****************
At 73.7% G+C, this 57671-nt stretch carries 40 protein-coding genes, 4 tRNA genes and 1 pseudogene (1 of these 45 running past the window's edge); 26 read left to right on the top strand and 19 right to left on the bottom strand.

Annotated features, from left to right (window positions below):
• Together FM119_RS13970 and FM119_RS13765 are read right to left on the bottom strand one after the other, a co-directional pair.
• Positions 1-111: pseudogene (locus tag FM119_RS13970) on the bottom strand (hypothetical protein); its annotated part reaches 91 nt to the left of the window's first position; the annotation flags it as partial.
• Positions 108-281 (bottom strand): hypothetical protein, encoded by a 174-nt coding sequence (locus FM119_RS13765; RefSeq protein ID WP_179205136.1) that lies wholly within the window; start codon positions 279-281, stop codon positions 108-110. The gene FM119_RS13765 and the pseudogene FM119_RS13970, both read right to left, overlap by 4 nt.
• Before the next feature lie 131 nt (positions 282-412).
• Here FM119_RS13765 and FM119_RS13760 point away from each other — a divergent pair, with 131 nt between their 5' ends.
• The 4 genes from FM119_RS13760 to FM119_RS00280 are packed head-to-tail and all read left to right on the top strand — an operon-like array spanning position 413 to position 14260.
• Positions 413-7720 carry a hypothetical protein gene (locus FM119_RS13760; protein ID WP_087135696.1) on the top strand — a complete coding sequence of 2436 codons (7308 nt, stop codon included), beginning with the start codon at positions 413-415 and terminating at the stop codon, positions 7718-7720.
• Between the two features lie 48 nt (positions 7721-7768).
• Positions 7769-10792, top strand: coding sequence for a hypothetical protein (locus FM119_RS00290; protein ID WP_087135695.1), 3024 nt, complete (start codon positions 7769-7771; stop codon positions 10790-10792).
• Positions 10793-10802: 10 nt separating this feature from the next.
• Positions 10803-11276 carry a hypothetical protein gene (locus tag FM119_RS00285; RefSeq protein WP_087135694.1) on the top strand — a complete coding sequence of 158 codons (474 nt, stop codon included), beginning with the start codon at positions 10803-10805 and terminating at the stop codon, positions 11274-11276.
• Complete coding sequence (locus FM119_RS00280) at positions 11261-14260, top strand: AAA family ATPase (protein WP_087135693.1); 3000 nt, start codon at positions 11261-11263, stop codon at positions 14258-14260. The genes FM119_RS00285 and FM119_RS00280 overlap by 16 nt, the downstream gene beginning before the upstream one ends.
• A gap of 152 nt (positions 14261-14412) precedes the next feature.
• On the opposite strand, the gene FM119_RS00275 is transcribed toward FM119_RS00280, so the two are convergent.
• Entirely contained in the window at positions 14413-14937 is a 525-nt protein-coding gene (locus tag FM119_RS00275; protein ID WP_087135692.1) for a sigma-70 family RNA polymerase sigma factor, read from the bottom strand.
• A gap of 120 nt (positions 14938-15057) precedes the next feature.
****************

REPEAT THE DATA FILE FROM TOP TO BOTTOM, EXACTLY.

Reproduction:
At 73.7% G+C, this 57671-nt stretch carries 40 protein-coding genes, 4 tRNA genes and 1 pseudogene (1 of these 45 running past the window's edge); 26 read left to right on the top strand and 19 right to left on the bottom strand.

Annotated features, from left to right (window positions below):
• Together FM119_RS13970 and FM119_RS13765 are read right to left on the bottom strand one after the other, a co-directional pair.
• Positions 1-111: pseudogene (locus tag FM119_RS13970) on the bottom strand (hypothetical protein); its annotated part reaches 91 nt to the left of the window's first position; the annotation flags it as partial.
• Positions 108-281 (bottom strand): hypothetical protein, encoded by a 174-nt coding sequence (locus FM119_RS13765; RefSeq protein ID WP_179205136.1) that lies wholly within the window; start codon positions 279-281, stop codon positions 108-110. The gene FM119_RS13765 and the pseudogene FM119_RS13970, both read right to left, overlap by 4 nt.
• Before the next feature lie 131 nt (positions 282-412).
• Here FM119_RS13765 and FM119_RS13760 point away from each other — a divergent pair, with 131 nt between their 5' ends.
• The 4 genes from FM119_RS13760 to FM119_RS00280 are packed head-to-tail and all read left to right on the top strand — an operon-like array spanning position 413 to position 14260.
• Positions 413-7720 carry a hypothetical protein gene (locus FM119_RS13760; protein ID WP_087135696.1) on the top strand — a complete coding sequence of 2436 codons (7308 nt, stop codon included), beginning with the start codon at positions 413-415 and terminating at the stop codon, positions 7718-7720.
• Between the two features lie 48 nt (positions 7721-7768).
• Positions 7769-10792, top strand: coding sequence for a hypothetical protein (locus FM119_RS00290; protein ID WP_087135695.1), 3024 nt, complete (start codon positions 7769-7771; stop codon positions 10790-10792).
• Positions 10793-10802: 10 nt separating this feature from the next.
• Positions 10803-11276 carry a hypothetical protein gene (locus tag FM119_RS00285; RefSeq protein WP_087135694.1) on the top strand — a complete coding sequence of 158 codons (474 nt, stop codon included), beginning with the start codon at positions 10803-10805 and terminating at the stop codon, positions 11274-11276.
• Complete coding sequence (locus FM119_RS00280) at positions 11261-14260, top strand: AAA family ATPase (protein WP_087135693.1); 3000 nt, start codon at positions 11261-11263, stop codon at positions 14258-14260. The genes FM119_RS00285 and FM119_RS00280 overlap by 16 nt, the downstream gene beginning before the upstream one ends.
• A gap of 152 nt (positions 14261-14412) precedes the next feature.
• On the opposite strand, the gene FM119_RS00275 is transcribed toward FM119_RS00280, so the two are convergent.
• Entirely contained in the window at positions 14413-14937 is a 525-nt protein-coding gene (locus tag FM119_RS00275; protein ID WP_087135692.1) for a sigma-70 family RNA polymerase sigma factor, read from the bottom strand.
• A gap of 120 nt (positions 14938-15057) precedes the next feature.